Jesuit Father William P. Leahy, president of Boston College, recently gave a keynote address at a vocations summit, where he declared, “I remain convinced; there are vocations to be had in our Church — especially in the United States.”
At the June 20-21 “Summit on Vocations: Exploring Ways to Promote Vocations to the Priesthood,” archbishops, bishops, priests, vocation directors, Catholic educators, and Catholic college and university presidents discussed the results of a recent research study commissioned by Boston College and the Jesuit Conference to assess the impact of higher education on the vocational discernment of men entering the seminary and religious life in the United States.
Fr. Leahy said the key to tapping into potential vocations is an example of living “in hope and with faith” demonstrated by priests and religious engaged interpersonally with students.
“There is nothing as powerful as happy, fulfilled priests and religious. That is contagious. That attracts. So, one of the things I think is incumbent upon us is that we guard against pessimism, and that we take on those who may say, ‘I wouldn’t enter today’ or ‘I wouldn’t be a priest or a religious.’ We need to challenge that,” Fr. Leahy said.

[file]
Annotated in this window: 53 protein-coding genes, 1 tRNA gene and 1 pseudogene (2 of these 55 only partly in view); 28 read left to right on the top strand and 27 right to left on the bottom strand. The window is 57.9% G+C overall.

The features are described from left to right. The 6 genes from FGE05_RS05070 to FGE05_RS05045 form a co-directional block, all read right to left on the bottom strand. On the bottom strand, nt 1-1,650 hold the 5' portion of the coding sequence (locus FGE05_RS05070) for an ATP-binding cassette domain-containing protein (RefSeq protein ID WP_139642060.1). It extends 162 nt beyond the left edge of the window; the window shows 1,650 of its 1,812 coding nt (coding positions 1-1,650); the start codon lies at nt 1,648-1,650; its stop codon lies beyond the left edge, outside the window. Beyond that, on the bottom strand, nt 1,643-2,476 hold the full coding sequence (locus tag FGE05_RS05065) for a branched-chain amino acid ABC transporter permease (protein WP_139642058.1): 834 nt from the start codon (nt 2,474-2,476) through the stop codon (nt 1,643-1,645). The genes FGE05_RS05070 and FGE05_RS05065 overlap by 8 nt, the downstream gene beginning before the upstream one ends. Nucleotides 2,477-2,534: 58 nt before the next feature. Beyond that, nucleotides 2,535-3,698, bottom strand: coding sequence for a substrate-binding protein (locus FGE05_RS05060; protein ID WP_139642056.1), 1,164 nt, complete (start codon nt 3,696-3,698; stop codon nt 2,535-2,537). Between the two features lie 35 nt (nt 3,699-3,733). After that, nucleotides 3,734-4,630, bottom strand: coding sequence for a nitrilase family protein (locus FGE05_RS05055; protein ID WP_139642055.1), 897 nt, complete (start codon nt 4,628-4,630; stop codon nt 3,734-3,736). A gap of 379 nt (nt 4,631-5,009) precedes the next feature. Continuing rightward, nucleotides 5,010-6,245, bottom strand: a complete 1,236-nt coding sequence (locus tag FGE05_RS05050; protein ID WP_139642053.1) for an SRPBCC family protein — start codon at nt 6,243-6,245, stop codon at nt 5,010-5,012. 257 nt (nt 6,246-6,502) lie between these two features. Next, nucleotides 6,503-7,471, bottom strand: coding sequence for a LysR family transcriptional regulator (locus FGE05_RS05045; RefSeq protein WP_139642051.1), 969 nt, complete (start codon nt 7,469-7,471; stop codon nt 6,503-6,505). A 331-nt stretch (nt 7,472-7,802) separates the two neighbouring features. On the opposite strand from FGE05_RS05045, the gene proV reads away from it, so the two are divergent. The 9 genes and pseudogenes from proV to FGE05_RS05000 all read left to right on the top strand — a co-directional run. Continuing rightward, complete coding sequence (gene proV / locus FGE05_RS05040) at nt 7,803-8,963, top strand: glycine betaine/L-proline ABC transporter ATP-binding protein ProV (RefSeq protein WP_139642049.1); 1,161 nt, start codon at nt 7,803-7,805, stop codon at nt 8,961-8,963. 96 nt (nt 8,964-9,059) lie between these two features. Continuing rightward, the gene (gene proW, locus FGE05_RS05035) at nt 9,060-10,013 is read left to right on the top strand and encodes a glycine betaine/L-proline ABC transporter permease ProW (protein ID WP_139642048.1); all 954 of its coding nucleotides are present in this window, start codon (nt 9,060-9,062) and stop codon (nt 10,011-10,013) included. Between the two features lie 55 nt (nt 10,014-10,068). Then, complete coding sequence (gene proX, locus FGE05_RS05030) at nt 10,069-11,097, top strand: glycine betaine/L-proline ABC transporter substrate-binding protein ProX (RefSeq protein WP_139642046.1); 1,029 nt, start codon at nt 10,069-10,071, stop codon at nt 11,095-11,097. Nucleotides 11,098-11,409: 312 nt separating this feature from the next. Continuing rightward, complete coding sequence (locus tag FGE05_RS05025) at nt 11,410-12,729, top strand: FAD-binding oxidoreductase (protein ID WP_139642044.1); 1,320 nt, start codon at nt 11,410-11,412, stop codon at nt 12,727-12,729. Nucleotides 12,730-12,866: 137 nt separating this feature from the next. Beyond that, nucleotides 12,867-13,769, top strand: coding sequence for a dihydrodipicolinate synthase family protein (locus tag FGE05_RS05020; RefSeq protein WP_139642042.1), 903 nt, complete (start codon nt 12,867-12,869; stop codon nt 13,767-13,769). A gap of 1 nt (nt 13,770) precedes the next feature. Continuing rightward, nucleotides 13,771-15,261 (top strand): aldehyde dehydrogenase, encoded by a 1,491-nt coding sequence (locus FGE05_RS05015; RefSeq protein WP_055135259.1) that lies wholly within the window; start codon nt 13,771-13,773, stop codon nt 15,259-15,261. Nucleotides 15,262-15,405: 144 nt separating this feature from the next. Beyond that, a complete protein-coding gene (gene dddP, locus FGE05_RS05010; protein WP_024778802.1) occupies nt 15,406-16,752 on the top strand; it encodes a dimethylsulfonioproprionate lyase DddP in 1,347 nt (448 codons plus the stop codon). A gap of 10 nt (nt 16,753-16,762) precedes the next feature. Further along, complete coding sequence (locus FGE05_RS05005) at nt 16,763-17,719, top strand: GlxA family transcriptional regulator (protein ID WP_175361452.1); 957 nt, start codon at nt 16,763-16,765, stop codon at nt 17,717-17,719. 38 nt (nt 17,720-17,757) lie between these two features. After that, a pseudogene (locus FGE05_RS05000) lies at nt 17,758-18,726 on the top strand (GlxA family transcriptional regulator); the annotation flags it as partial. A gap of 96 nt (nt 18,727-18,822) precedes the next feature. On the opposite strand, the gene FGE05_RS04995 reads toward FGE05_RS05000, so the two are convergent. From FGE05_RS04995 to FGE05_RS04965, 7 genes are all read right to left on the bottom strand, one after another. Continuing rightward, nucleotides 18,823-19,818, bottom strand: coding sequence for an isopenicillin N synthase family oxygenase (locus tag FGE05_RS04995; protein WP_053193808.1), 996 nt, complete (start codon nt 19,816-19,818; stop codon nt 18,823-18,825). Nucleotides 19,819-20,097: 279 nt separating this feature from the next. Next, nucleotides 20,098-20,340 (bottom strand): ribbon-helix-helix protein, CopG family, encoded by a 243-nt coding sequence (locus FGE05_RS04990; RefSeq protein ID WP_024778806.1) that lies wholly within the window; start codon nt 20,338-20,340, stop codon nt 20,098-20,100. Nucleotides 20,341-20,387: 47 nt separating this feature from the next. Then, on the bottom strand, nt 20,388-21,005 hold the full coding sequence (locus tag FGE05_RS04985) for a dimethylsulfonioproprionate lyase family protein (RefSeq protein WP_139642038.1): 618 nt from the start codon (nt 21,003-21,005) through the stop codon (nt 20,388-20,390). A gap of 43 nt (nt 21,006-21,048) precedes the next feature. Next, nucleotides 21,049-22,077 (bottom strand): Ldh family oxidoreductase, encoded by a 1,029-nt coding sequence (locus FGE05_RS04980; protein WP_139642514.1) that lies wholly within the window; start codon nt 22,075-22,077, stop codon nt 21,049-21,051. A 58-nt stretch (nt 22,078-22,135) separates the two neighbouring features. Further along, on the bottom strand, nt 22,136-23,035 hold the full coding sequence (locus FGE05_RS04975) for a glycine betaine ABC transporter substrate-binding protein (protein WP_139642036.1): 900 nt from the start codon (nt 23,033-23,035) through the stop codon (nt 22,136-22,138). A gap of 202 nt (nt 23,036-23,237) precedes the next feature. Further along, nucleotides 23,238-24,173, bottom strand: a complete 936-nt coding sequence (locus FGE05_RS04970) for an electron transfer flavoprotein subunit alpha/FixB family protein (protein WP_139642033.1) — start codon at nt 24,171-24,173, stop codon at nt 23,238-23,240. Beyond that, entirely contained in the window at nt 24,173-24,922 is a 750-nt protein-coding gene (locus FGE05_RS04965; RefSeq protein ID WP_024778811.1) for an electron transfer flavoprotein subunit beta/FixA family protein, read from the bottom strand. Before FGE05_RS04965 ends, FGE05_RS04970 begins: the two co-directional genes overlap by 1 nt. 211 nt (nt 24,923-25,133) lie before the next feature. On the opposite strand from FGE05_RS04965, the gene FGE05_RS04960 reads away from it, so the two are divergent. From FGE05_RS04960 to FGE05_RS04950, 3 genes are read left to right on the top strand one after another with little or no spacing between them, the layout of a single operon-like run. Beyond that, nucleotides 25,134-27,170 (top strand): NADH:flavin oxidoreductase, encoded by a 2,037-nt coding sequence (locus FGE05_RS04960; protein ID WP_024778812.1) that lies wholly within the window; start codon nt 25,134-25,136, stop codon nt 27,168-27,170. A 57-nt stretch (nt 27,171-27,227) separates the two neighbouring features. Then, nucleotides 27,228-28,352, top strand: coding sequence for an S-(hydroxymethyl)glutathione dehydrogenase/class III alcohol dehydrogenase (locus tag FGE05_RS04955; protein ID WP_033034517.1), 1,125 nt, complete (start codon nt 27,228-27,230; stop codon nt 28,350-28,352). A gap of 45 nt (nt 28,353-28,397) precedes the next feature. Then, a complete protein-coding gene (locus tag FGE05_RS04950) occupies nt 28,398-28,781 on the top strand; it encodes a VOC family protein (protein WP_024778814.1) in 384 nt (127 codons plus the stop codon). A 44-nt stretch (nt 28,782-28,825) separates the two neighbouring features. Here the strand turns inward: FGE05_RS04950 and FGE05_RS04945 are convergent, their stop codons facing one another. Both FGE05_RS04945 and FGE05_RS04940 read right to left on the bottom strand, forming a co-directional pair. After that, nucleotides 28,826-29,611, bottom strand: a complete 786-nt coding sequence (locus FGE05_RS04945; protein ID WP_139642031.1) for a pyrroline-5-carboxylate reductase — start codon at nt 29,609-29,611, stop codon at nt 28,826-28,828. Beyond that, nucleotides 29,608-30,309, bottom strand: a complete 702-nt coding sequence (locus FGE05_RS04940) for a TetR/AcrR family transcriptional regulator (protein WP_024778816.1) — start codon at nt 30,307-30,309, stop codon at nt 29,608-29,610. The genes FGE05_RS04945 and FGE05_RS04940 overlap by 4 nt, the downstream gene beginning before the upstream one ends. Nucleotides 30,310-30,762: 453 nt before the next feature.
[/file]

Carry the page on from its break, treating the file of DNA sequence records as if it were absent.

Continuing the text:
Fr. Leahy also said the infrastructure of Catholic education still exists as a network to spur vocations.
“We have in the United States — at least in the higher-ed world — huge opportunities on our college campuses, and so do we also have possibilities in our high schools. We have a great network,” Fr. Leahy said.
Fr. Leahy said recruitment for vocations should take a page out of how major league baseball teams rebuild. He compared owners in that model to bishops, planning a way forward to bring in the right people to nurture progress.
“We have owners. So, you need an owner that will give time and commitment. …We need a general manager, could be the provincial, could be some superior. We need a field manager, who could be the vocation director — promoters. And then, we need scouts. We need people who will identify individuals who have talent, inclination, desire — who can be pointed in the direction of priesthood and religious life,” Fr. Leahy said.
“If we would do that as sincerely and as ardently as we do many other things, I believe we would have more and more vocations. The vocations are there. God has not left us orphans. We are not alone,” he said.
Read more of Fr. Leahy’s keynote remarks at The Boston Pilot’s website.